A-Rod, MLB discussed lighter penalty
New York Yankees third baseman Alex Rodriguez could have accepted a suspension for far less than 211 games.
Rodriguez’s settlement discussions with Major League Baseball over his role in the Biogenesis performance-enhancing-drug scandal included proposals for significantly lower penalties, sources told FOX Sports.
In April, baseball even floated a 50-game suspension, according to multiple sources. Rodriguez, however, was not willing to work toward such a deal and hired new representation because he wanted to mount a more aggressive fight, sources said.
Major League Baseball disputes that it ever offered Rodriguez a 50-game suspension, with one source saying that it was Rodriguez who actively pursued such a deal, only to be rebuffed.
Others, however, say that the two sides discussed numerous concepts before baseball announced its suspension of Rodriguez on Aug. 5.
“At different points, it could have been way, way less than where it is now,” one source said.
Rodriguez is appealing his suspension, and an arbitrator is not expected to rule on the matter until the offseason.
At the time the 50-game concept would have been discussed, Rodriguez’s attorney was Jay Reisinger, who maintains strong relationships with the commissioner’s office and players’ union and represented eight of the 12 players who accepted suspensions Aug. 5 for violating baseball’s drug policy.
In June, Rodriguez added David Cornwell to his legal team, leading to the departure of Reisinger, sources said. Cornwell quickly turned antagonistic, telling USA Today on June 20 that baseball’s conduct during its investigation of Rodriguez and other alleged Biogenesis clients was “despicable, unethical and potentially illegal.”
Rodriguez since has added another attorney, Joseph Tacopina, who on Friday accused both the Yankees and baseball of mistreating Rodriguez, in a series of bold remarks to the New York Times.
Tacopina told the Times that the Yankees tried to accelerate the end of Rodriguez’s career by playing him when he was injured, that baseball commissioner Bud Selig sought to make Rodriguez the “poster boy” for doping and that the Yankees and Selig were working together to sideline Rodriguez and nullify his contract.
Both the Yankees and baseball denied the charges.
“I have yet to see Alex Rodriguez or any of his representatives say that Alex Rodriguez didn’t use PEDs,” Rob Manfred, an MLB executive vice president, told the Times. “They’ve adopted a strategy to make a circus atmosphere of irrelevant allegations.”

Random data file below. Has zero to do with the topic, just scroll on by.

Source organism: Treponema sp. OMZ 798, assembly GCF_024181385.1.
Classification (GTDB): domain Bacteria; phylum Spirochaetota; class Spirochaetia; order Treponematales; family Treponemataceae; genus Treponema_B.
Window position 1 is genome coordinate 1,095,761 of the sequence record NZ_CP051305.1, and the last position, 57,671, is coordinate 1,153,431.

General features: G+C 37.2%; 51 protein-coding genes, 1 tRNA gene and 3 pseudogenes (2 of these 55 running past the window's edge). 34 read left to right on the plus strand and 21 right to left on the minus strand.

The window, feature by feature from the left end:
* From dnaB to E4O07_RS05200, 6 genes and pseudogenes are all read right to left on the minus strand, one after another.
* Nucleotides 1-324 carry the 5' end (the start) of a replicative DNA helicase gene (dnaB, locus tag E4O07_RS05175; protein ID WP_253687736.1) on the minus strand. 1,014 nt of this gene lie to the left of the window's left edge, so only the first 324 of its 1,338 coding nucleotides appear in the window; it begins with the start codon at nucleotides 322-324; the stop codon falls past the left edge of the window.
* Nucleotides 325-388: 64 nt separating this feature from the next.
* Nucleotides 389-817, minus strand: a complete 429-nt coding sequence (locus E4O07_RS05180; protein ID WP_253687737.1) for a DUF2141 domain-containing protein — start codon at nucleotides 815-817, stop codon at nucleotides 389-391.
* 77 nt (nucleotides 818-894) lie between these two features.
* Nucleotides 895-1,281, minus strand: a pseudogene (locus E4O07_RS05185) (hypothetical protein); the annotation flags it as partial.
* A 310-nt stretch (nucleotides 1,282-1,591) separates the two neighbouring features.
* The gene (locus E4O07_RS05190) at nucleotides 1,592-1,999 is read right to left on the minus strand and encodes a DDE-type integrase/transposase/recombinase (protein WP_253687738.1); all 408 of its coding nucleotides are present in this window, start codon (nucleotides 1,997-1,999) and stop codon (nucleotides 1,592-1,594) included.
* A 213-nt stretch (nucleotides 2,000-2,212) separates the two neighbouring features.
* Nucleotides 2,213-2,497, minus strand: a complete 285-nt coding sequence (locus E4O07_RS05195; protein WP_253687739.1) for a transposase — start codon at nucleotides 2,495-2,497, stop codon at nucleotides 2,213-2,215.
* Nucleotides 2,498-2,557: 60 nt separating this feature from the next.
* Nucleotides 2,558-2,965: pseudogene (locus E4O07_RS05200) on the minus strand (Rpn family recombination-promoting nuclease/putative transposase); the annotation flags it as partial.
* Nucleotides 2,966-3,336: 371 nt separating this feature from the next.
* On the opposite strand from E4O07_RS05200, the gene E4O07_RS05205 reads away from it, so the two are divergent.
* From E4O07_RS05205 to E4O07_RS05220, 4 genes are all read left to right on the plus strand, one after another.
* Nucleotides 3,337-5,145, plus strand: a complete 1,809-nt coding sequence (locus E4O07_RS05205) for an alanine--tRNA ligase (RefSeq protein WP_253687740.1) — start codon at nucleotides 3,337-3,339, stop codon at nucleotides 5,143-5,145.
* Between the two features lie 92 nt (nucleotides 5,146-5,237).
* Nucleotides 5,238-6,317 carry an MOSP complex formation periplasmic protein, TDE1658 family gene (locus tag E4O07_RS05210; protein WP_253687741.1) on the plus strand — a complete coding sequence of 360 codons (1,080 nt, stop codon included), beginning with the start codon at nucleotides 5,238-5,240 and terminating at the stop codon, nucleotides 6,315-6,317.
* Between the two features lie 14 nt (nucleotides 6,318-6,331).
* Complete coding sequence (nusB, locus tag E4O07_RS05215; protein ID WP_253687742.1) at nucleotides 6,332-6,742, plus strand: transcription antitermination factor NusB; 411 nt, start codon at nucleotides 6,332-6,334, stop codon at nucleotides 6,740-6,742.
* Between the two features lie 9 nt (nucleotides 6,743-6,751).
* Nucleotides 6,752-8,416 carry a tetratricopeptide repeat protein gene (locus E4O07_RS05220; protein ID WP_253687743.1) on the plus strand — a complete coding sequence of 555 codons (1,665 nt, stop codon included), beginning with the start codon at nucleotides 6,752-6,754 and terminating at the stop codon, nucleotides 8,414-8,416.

Rodriguez could have avoided the ugliness by cutting a deal with baseball.
If Rodriguez had negotiated a 50-game suspension in April, he could have served the entire penalty on the disabled list while recovering from hip surgery. He did not join the Yankees until Aug. 5, missing the team’s first 110 games.
In the interim, baseball reached agreement with Biogenesis founder Tony Bosch to secure his cooperation in the sport’s investigation of Rodriguez and others.
Baseball began obtaining information and materials from Bosch in early June. It is not known whether the additional information contributed to Selig’s decision to suspend Rodriguez for 211 games.
One new development is that Bosch is now the focus of a federal investigation into whether Biogenesis illegally sold controlled substances to high school students, according to the Miami Herald.
Baseball, as part of its agreement with Bosch, agreed to assist him with any law-enforcement agency that brought charges against him, according to ESPN.com. But the investigation could limit how much evidence Bosch could substantiate during the appeals process, potentially strengthening Rodriguez’s case, sources said.
Baseball, in announcing Rodriguez’s penalty, said his suspension under the Joint Drug Agreement was “based on his use and possession of numerous forms of prohibited performance-enhancing substances, including testosterone and human growth hormone, over the course of multiple years.”
Rodriguez also was disciplined under the sport’s labor agreement “for attempting to cover up his violations of the program by engaging in a course of conduct intended to obstruct and frustrate the Office of the Commissioner’s investigation.”